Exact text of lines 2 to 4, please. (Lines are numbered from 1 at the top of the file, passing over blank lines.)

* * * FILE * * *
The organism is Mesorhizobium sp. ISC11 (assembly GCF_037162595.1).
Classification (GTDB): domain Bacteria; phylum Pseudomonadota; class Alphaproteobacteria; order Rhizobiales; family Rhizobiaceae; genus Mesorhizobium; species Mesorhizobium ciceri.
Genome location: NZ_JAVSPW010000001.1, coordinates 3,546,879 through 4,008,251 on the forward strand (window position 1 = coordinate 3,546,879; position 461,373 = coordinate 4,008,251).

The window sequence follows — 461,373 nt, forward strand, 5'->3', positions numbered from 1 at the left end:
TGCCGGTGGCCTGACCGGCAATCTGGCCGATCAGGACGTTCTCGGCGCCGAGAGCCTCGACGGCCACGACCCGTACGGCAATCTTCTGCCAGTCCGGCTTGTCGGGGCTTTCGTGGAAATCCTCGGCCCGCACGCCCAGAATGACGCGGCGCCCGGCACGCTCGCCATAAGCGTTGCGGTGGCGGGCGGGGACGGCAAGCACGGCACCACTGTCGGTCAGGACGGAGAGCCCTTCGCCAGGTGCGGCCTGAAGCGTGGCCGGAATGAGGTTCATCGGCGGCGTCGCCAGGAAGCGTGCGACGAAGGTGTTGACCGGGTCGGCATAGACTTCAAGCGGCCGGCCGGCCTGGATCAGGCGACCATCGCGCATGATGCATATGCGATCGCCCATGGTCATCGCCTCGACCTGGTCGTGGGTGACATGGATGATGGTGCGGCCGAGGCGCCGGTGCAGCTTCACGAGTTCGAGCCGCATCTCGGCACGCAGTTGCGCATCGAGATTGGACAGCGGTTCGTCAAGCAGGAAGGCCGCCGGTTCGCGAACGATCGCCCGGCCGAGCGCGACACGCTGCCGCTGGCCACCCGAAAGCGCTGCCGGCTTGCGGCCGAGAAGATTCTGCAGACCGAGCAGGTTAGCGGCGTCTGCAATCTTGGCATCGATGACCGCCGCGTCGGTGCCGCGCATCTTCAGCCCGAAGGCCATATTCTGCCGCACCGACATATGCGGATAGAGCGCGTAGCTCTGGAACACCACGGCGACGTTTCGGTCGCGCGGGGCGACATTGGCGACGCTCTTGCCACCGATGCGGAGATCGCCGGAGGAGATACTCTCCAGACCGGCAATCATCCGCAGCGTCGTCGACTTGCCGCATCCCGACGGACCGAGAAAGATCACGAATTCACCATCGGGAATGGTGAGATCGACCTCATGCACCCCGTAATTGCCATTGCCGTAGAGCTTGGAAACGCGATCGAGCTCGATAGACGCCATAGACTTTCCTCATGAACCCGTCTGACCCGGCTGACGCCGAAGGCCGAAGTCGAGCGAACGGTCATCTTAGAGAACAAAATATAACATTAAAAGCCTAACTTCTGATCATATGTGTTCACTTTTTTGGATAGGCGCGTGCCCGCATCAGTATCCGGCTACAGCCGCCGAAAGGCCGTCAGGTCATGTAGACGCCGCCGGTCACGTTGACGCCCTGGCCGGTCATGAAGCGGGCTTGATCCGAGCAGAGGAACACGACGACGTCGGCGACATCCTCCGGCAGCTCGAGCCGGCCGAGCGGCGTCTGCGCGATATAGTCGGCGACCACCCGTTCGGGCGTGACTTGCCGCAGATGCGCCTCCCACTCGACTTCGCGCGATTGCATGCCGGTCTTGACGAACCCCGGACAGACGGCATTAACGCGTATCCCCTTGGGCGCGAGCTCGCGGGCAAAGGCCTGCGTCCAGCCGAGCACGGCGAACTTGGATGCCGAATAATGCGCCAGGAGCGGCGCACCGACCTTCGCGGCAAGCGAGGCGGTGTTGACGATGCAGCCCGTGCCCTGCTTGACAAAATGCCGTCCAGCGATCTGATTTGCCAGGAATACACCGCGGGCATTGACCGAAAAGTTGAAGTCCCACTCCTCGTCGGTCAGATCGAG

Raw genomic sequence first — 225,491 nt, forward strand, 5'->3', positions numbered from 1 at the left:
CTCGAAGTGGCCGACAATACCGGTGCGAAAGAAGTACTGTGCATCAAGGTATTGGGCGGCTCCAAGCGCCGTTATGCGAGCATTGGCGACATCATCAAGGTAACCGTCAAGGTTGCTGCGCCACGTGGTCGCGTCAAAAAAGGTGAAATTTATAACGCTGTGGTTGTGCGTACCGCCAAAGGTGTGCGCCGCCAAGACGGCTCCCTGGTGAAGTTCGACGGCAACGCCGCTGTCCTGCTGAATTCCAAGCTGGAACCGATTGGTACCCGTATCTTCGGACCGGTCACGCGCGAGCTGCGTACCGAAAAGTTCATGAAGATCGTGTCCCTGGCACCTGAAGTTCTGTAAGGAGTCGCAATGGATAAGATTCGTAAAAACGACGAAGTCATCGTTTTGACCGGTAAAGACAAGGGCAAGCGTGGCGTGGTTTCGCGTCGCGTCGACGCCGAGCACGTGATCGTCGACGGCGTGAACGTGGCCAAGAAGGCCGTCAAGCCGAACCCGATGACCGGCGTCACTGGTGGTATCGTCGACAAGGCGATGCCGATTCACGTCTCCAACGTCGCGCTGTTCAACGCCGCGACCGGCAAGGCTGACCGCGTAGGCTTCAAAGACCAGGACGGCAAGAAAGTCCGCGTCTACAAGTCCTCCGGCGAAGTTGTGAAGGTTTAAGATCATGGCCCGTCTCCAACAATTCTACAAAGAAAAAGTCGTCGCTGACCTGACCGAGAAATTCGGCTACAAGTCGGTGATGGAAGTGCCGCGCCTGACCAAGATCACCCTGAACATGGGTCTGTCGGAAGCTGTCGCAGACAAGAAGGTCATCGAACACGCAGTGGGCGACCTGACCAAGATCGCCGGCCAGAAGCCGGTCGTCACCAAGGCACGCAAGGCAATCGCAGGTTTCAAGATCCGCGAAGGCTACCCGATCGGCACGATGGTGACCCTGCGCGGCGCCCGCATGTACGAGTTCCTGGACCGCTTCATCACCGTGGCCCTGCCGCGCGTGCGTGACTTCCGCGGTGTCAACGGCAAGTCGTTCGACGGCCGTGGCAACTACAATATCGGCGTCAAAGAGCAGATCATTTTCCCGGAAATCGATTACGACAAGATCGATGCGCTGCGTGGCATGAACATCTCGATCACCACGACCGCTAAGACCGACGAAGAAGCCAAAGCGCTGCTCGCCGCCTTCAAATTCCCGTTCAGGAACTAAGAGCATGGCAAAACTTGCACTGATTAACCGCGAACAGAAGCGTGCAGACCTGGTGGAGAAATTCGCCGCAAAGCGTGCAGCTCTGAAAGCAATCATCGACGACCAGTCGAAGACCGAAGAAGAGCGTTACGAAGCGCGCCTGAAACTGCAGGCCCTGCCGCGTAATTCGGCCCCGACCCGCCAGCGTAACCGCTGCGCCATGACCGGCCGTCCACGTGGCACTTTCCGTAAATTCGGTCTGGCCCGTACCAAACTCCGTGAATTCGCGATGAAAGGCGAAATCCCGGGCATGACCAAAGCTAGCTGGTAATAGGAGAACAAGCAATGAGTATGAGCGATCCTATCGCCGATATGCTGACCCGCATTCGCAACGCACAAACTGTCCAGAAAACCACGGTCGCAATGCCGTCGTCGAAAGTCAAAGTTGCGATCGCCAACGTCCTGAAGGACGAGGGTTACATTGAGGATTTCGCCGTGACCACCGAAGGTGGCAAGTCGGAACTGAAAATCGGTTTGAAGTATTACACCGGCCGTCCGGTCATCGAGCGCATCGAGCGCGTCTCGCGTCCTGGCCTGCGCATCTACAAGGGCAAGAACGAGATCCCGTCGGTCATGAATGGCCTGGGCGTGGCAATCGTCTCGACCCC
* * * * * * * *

Classification (GTDB): domain Bacteria; phylum Pseudomonadota; class Alphaproteobacteria; order Rhizobiales; family Rhizobiaceae; genus Mesorhizobium; species Mesorhizobium ciceri.
Genome location: NZ_JAVSPW010000001.1, coordinates 3,546,879 through 4,008,251 on the forward strand (window position 1 = coordinate 3,546,879; position 461,373 = coordinate 4,008,251).

The window sequence follows — 461,373 nt, forward strand, 5'->3', positions numbered from 1 at the left end: